Quantity-and-quality-in-police-research.doc - ROUGH DRAFT...

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ROUGH DRAFT: NOT FOR CITATION NOR QUOTATION Quantity and quality in police research: making the case for case studies Ben Bowling 1 Paper prepared for the Cambridge Symposium on Research Methods and Benchmarking, 30 March 2006 “Imagine a drug that cures patients in some cities but makes them sicker in others. Imagine a drug that makes arthritis less painful among working people, but more painful among the poor and unemployed. Imagine a drug that relieves pain for a day, but increases it a year later. Imagine a drug that works well in hospitals with mostly white and Hispanic women patients, but does not work at all in hospitals with mostly black women patients… These, in effect, are the dilemmas that domestic violence poses for the police. Arrest is the ‘drug’ that research has shown to have such diverse effects on misdemeanour assaults.” – Sherman (1992), Policing Domestic Violence , quoted on the dust jacket. “Crime isn’t a disease, it’s a symptom. Cops are like a doctor that gives you aspirin for a brain tumour, except that the cop would rather cure it with a blackjack.” Chandler (1977: 599) cited by Reiner (2000: 220) Introduction This paper considers the scope of policing research and the advantages and disadvantages of experimental, survey, observational and case study methods. It examines the criteria on which ‘good’ police research can be assessed and pleads the case for more mixed methods and for methodologically rigorous and theoretically informed case studies. The paper concludes that in view of the diversity of the police research enterprise, the complexity of the police organisation, role and remit, and the various insights that can be brought to bear by using a variety of different methods, the ‘gold standard’ of policing research should not be defined on the basis of a choice of method (since this will depend on the problem being researched), but instead be defined by the skill and expertise of the researcher, the quality of the research conducted and its internal and external validity. 1 Professor of Criminology & Criminal Justice, King’s College London. 1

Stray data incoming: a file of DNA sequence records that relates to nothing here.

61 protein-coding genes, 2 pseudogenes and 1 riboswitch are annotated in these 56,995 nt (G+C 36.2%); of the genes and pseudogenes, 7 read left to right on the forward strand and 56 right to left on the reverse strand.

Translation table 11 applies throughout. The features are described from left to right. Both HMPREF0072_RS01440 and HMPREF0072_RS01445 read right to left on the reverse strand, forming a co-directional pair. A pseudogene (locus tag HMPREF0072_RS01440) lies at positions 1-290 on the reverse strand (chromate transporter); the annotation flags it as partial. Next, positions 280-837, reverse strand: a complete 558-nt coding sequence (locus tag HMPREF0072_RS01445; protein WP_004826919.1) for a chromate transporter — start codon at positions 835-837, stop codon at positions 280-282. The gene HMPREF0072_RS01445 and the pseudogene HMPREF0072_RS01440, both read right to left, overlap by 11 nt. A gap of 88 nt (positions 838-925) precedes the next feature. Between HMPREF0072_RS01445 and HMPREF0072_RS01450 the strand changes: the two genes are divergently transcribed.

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The scope of research on policing and the police My first point does not concern research design and methods at all, but concerns the substantive field of police research. I think that good police research should attempt to explore all of the relevant topics in the field. At present this is far from the case. Although the situation is changing rapidly, contemporary police research is obsessed by the question of the effectiveness of the police in crime reduction at the expense of many other topics (Reiner 2000). The ‘evidence-based’ policing paradigm is almost exclusively focused on these questions (Sherman 1998, Jordan 1998) and this is true of the Campbell Collaboration on “crime and justice” (Farrington 2003) 2 . It is hardly surprising that this should be a preoccupation of police research, especially that sponsored by the police service and the Home Office. Crime reduction is, after all, the great legitimating idea of the police organisation.
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